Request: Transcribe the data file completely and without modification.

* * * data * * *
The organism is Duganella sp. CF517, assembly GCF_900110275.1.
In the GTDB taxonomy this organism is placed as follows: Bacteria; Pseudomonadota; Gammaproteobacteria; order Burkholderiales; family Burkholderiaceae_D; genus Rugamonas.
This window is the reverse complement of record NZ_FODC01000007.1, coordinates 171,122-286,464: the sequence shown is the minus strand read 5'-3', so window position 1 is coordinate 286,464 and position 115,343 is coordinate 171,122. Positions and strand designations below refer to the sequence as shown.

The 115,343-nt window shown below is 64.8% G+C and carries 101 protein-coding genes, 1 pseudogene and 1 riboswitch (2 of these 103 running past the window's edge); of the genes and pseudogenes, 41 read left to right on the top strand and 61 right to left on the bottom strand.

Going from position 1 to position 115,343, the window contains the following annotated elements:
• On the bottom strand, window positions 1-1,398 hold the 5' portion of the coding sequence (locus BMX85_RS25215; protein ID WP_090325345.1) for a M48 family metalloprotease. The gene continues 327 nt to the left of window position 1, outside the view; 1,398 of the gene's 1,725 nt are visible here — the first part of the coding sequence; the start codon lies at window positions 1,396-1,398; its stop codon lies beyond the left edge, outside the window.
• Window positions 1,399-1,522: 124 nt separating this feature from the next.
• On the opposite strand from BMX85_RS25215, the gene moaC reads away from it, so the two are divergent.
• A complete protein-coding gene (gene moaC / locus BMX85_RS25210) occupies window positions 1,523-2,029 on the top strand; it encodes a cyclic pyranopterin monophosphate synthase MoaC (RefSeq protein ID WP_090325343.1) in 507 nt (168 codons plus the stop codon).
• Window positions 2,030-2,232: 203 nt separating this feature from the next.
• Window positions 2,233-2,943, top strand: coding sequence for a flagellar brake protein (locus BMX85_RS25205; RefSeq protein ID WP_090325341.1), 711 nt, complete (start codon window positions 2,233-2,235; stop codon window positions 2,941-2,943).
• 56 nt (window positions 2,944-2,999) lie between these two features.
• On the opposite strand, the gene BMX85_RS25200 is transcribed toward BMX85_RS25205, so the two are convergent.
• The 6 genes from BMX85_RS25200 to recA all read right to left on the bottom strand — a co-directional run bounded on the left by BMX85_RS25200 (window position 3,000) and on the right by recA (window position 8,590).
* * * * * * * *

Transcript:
The organism is Duganella sp. CF517, assembly GCF_900110275.1.
In the GTDB taxonomy this organism is placed as follows: Bacteria; Pseudomonadota; Gammaproteobacteria; order Burkholderiales; family Burkholderiaceae_D; genus Rugamonas.
This window is the reverse complement of record NZ_FODC01000007.1, coordinates 171,122-286,464: the sequence shown is the minus strand read 5'-3', so window position 1 is coordinate 286,464 and position 115,343 is coordinate 171,122. Positions and strand designations below refer to the sequence as shown.

The 115,343-nt window shown below is 64.8% G+C and carries 101 protein-coding genes, 1 pseudogene and 1 riboswitch (2 of these 103 running past the window's edge); of the genes and pseudogenes, 41 read left to right on the top strand and 61 right to left on the bottom strand.

Going from position 1 to position 115,343, the window contains the following annotated elements:
• On the bottom strand, window positions 1-1,398 hold the 5' portion of the coding sequence (locus BMX85_RS25215; protein ID WP_090325345.1) for a M48 family metalloprotease. The gene continues 327 nt to the left of window position 1, outside the view; 1,398 of the gene's 1,725 nt are visible here — the first part of the coding sequence; the start codon lies at window positions 1,396-1,398; its stop codon lies beyond the left edge, outside the window.
• Window positions 1,399-1,522: 124 nt separating this feature from the next.
• On the opposite strand from BMX85_RS25215, the gene moaC reads away from it, so the two are divergent.
• A complete protein-coding gene (gene moaC / locus BMX85_RS25210) occupies window positions 1,523-2,029 on the top strand; it encodes a cyclic pyranopterin monophosphate synthase MoaC (RefSeq protein ID WP_090325343.1) in 507 nt (168 codons plus the stop codon).
• Window positions 2,030-2,232: 203 nt separating this feature from the next.
• Window positions 2,233-2,943, top strand: coding sequence for a flagellar brake protein (locus BMX85_RS25205; RefSeq protein ID WP_090325341.1), 711 nt, complete (start codon window positions 2,233-2,235; stop codon window positions 2,941-2,943).
• 56 nt (window positions 2,944-2,999) lie between these two features.
• On the opposite strand, the gene BMX85_RS25200 is transcribed toward BMX85_RS25205, so the two are convergent.
• The 6 genes from BMX85_RS25200 to recA all read right to left on the bottom strand — a co-directional run bounded on the left by BMX85_RS25200 (window position 3,000) and on the right by recA (window position 8,590).